How to Make an Anvil in Minecraft in 2024 [Easy Guide]

In the early stages of Minecraft, all you really need are a furnace and a crafting table as your trusty utility buddies. But as you gather more resources and level up in the game, it’s smart to get some new tools to keep things rolling.

Now, when you get your hands on those shiny diamond tools, it’s time to kick them up a notch with enchantments. And guess what? You’re gonna need an anvil for that!

Sure, this chunky tool will cost you quite a bit of iron ore, but trust me, it’s a solid investment that pays off big time. So, let me break it down for you – here’s how to make an anvil and all the cool stuff you can do with it.

What Is an Anvil in Minecraft?

Anvil in Minecraft

The anvil is like a super useful tool in Minecraft. It lets you fix up your items, give them new names, and play around with enchantments. Even though you can find it in woodland mansions, making one is actually pretty simple.

Read: 17 Best Minecraft 1.20 Seeds

Essential Items for Crafting an Anvil

To make an anvil in Minecraft, you’ll need:

  • 3 Blocks of Iron (make them from iron ingots)
  • 31 Iron Ingots (27 for crafting iron blocks)
  • Crafting Table

Creating an anvil means you’ll need quite a bit of iron, so start by going on a hunt for iron ore. Once you’ve got the ore, throw it into a furnace to smelt and end up with 31 iron ingots.

Now, take nine of those ingots and shape them into a block of iron on your crafting table – that’s a key move. The anvil’s crafting recipe needs three iron blocks and the remaining four iron ingots just as they are. Follow these steps, and you’ll be all set with everything you need to craft your anvil.

Iron Block recipe

Crafting an Anvil in Minecraft: Step-by-Step Guide

Making an anvil is super easy once you have all the stuff you need. Just follow these simple steps:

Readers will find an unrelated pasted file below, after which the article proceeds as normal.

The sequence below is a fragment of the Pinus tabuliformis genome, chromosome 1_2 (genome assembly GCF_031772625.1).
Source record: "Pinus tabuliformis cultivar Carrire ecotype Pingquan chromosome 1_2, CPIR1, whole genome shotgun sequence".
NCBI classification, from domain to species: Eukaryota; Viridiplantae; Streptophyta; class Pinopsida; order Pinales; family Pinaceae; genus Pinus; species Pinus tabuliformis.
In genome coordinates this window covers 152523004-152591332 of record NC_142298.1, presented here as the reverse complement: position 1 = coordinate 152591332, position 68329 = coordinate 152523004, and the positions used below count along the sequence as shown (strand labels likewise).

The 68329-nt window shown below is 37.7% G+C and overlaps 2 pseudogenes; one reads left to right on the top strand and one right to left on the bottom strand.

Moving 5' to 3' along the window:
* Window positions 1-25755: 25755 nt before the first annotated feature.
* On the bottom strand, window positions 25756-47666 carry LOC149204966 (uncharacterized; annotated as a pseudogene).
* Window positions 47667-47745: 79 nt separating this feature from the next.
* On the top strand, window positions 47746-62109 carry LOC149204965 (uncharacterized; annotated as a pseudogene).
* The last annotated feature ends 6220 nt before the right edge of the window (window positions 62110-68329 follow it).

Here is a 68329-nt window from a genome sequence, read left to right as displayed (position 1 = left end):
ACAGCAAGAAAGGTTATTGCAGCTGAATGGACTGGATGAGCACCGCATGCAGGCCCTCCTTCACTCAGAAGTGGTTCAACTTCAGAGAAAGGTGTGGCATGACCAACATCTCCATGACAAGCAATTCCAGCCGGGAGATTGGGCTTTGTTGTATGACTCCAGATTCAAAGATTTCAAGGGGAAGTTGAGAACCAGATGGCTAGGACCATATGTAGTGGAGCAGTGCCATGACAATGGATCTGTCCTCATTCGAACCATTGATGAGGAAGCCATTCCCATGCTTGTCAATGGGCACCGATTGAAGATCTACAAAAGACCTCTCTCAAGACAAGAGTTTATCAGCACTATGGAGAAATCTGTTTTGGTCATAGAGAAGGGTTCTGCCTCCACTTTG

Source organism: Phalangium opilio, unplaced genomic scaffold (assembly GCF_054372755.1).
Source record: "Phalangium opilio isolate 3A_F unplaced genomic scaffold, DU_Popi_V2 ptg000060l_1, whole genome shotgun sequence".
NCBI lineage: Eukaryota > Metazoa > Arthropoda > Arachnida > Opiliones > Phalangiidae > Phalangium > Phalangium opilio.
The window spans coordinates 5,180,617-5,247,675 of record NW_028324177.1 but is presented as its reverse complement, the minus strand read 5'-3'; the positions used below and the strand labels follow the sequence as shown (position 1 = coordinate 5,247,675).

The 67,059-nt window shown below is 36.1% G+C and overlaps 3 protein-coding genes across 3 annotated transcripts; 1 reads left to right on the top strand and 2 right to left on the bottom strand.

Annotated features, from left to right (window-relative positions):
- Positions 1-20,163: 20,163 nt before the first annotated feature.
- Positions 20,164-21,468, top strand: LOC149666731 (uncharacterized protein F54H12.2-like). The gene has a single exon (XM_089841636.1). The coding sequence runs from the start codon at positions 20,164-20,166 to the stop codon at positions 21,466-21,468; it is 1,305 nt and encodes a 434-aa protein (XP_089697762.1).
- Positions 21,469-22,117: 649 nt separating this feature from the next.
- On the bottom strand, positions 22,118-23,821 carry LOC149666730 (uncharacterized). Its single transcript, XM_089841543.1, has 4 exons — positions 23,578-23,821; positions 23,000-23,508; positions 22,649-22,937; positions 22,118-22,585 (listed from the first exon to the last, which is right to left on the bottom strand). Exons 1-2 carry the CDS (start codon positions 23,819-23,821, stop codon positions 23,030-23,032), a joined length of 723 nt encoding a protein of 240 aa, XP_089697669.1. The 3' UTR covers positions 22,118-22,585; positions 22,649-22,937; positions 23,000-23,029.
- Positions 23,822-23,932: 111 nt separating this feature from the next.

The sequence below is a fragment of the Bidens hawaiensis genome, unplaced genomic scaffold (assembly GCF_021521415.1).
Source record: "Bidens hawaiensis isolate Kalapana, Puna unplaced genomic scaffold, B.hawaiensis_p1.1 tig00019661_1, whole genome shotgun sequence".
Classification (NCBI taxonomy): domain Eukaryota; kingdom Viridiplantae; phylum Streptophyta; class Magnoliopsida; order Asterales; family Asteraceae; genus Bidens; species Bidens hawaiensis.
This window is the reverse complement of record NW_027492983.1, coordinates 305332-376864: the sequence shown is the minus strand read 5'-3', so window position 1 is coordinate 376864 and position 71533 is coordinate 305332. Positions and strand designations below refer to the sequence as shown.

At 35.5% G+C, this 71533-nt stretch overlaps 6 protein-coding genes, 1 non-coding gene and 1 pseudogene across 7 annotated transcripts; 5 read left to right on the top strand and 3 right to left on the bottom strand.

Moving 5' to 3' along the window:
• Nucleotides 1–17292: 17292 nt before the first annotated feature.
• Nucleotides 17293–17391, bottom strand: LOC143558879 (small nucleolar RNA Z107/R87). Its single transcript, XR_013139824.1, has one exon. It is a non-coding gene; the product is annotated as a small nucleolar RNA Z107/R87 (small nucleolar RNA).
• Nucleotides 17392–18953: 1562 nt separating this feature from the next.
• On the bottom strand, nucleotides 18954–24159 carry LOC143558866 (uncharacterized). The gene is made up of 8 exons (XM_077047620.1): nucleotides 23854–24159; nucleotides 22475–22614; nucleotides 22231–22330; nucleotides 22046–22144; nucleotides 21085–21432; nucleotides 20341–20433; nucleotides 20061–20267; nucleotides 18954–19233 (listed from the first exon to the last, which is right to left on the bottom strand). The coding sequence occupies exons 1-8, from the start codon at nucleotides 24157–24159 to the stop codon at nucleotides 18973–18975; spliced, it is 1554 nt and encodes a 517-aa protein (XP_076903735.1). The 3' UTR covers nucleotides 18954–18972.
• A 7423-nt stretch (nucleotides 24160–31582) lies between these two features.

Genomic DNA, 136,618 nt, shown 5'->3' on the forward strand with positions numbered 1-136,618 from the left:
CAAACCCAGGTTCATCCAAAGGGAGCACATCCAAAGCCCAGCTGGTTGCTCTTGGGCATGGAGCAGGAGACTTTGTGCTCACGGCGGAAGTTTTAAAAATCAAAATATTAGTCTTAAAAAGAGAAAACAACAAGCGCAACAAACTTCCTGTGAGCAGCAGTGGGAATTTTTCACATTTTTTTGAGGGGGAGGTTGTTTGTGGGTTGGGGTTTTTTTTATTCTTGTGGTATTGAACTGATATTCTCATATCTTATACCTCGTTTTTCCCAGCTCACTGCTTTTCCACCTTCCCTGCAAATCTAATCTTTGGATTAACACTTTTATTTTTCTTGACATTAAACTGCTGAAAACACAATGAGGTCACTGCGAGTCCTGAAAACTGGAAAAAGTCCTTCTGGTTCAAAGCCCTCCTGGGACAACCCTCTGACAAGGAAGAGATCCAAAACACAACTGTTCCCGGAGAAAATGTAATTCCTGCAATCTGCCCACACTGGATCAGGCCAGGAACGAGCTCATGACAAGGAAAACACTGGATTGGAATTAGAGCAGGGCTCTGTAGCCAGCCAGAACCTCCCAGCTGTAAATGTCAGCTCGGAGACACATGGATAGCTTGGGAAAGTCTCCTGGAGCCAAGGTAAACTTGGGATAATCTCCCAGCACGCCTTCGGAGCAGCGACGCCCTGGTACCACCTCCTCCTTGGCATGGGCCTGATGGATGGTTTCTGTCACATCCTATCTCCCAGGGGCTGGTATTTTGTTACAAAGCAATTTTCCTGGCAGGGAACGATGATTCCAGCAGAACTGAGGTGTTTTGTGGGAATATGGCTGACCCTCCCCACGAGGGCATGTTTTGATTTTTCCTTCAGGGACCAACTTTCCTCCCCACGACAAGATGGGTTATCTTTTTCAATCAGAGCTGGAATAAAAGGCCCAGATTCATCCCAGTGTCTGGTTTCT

• Top Row Setup: Put three iron blocks in the top row of your crafting space.

3 Blocks of iron

  • Middle Row Move: Now, drop a single iron ingot in the middle slot of the second row.

Iron Ingot and Iron Blocks

  • Bottom Row Build: Finish it off by filling up the entire bottom row of your crafting table with iron ingots.

Crafting Recipe of Anvil

Uses of An Anvil in Minecraft:

Now that you’ve got your anvil, let’s explore the cool things you can do with it in Minecraft:

  • Repairing: If your tool is worn out, toss in a material ingot along with the damaged tool. Alternatively, you can combine two worn-out items, and they’ll be good as new. It’s kind of like using a grindstone but keeps any enchantments intact.
  • Renaming: Easily name or rename items by just popping them into the anvil. It’s a handy way to give your stuff a personal touch and keep things organized.
  • Enchanted Books: Spice up your tools by combining enchanted books with them on the anvil.
  • Weaponry: Anvils are a bit different – they follow gravity. If you put them in a floating position next to another block, they’ll fall and deal damage to anything below.
  • Maps Editor: Especially for Minecraft Bedrock Edition users, anvils are essential for expanding and editing maps.

The Expense of Using an Anvil in Minecraft

While wielding an anvil, you may observe that each action comes with an “enchantment cost.” This cost encompasses all activities involving the item, such as renaming, repairing, and enchanting. The precise cost is influenced by the repair level and the nature of the action performed on the anvil.